The region must not take for granted the foundation upon which its economic advancement was built, a rules-based order that has built confidence and trust between nations, Australian Prime Minister Malcolm Turnbull said yesterday.
"Shaking that, disturbing that, puts a lot at risk," he warned.
At a time when the region is anxious about China's rise and its intentions, Mr Turnbull also had a message for the Asian power, saying it and other powers should respect the rights of other nations and not use their coercive powers to bully others.
In his keynote speech last night that kicked off this year's Shangri- La Dialogue, the Australian leader also urged the region not to be too quick to judge the United States' commitment to the region based on President Donald Trump's pulling out of the 12-nation Trans-Pacific Partnership trade deal in January and then the Paris accord on climate change this week.
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"I am confident this administration will recognise, as its predecessors had, that the United States' own interest in the Indo-Pacific demands more US engagement, not less," he said.
He gave as indication of the US commitment to the region the early visits to the region by Vice-President Mike Pence, Secretary of State Rex Tillerson and Defence Secretary Jim Mattis.
On China, he noted that it "has gained most from the peace and harmony of our region and it has the most to lose if it is threatened".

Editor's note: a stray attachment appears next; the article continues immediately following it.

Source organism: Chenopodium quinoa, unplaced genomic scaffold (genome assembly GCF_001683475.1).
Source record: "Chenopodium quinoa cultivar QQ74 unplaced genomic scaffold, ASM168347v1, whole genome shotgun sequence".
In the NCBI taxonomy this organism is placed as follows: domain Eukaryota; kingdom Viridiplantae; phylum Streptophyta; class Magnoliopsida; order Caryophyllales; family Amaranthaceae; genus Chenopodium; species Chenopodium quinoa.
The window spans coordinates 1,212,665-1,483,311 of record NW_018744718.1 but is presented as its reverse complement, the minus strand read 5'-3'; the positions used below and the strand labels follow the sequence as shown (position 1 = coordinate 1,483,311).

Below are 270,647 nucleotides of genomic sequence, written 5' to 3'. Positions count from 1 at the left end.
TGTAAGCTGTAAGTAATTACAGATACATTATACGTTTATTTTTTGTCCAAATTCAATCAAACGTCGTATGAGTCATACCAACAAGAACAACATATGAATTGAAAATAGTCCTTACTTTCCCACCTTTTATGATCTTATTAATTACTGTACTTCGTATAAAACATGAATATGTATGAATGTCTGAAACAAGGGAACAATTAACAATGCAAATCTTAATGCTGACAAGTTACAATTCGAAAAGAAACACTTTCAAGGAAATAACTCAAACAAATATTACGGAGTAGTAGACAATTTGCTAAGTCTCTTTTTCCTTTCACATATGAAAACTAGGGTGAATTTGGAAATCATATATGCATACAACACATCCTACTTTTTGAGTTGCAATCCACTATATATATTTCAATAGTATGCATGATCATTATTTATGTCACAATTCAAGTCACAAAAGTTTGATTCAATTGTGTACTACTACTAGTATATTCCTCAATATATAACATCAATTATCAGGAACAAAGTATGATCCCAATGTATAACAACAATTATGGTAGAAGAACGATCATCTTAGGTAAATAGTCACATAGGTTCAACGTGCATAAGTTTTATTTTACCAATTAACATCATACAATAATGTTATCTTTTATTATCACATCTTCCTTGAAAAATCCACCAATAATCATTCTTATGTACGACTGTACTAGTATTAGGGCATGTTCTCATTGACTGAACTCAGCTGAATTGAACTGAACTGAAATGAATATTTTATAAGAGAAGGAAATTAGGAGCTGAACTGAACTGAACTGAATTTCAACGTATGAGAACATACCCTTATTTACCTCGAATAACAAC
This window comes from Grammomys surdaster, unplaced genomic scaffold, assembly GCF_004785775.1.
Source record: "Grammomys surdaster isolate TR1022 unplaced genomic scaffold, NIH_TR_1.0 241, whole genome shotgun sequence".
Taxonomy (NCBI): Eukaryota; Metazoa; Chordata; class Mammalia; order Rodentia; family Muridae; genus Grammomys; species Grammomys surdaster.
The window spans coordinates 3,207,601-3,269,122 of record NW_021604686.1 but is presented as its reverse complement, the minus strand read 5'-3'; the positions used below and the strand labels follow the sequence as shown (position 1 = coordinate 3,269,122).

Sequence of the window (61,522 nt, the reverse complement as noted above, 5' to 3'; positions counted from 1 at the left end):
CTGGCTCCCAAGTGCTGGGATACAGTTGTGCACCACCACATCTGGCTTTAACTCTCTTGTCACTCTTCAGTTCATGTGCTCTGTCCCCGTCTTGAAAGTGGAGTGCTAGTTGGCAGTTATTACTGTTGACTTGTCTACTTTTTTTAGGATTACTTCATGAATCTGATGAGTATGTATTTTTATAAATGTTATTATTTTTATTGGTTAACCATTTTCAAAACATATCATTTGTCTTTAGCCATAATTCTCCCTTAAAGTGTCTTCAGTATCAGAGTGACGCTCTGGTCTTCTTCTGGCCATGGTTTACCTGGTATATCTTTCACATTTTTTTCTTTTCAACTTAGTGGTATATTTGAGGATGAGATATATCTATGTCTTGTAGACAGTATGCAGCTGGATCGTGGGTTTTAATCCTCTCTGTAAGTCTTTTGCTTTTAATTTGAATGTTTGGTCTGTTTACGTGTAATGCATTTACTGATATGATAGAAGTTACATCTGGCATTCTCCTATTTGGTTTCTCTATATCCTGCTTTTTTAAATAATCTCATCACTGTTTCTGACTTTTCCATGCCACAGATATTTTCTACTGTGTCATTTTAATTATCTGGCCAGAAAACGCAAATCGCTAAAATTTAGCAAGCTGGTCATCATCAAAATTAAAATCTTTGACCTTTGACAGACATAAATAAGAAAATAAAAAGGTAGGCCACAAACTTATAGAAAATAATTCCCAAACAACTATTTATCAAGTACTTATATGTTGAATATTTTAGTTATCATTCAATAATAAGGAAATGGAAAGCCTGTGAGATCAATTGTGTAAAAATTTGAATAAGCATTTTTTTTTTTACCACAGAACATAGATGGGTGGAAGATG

He added that "a coercive China would find its neighbours resenting demands they cede their autonomy and strategic space, and look to counterweight Beijing's power by bolstering alliances and partnerships, between themselves and especially with the United States".
Mr Turnbull said "21st century China will best succeed by respecting the sovereignty of others and in so doing build a reservoir of trust and cooperation with its neighbours", adding that it could do so by curbing the "unlawful, reckless and dangerous conduct of North Korea". He was referring to Pyongyang's nuclear and missile tests in defiance of United Nations Security Council sanctions.
He borrowed a metaphor from the late prime minister Lee Kuan Yew in describing how big nations or big fish would eat smaller ones and the smaller ones would eat the shrimp in making his point that "might is not right".
He noted that "the waters in which the big fish, little fish and shrimp can swim freely and safely are ones in which the rule of law is respected and individual states do not use their coercive powers to intimidate or bully others".
He added that as China rises in power, it is vital that it and other powers respect the rights of others, that "the big fish respect the little fish and the shrimp".
Mr Turnbull also addressed the issue of terrorism, noting that Islamist terrorist organisations including Al-Qaeda and the Islamic State in Iraq and Syria are very active in the region as demonstrated in the recent bombing in Jakarta and the large-scale attacks in Mindanao last week.
As more fighters battle-hardened and trained sought to return from the Middle East, there was a need for transnational collaboration including the sharing of intelligence.
Turning to Asean, he noted the grouping's success and said he supported a strong, united Asean that "continues to convene and strengthen organisations such as the East Asian Summit, the region's only leaders-led forum that can help manage the region's strategic risks".
The Shangri-La summit this year is held at a time of great uncertainty as the region faces a more assertive China that is challenging the primacy of the US, which appears to be in retreat from the world.
Today, Mr Mattis will speak at a plenary session.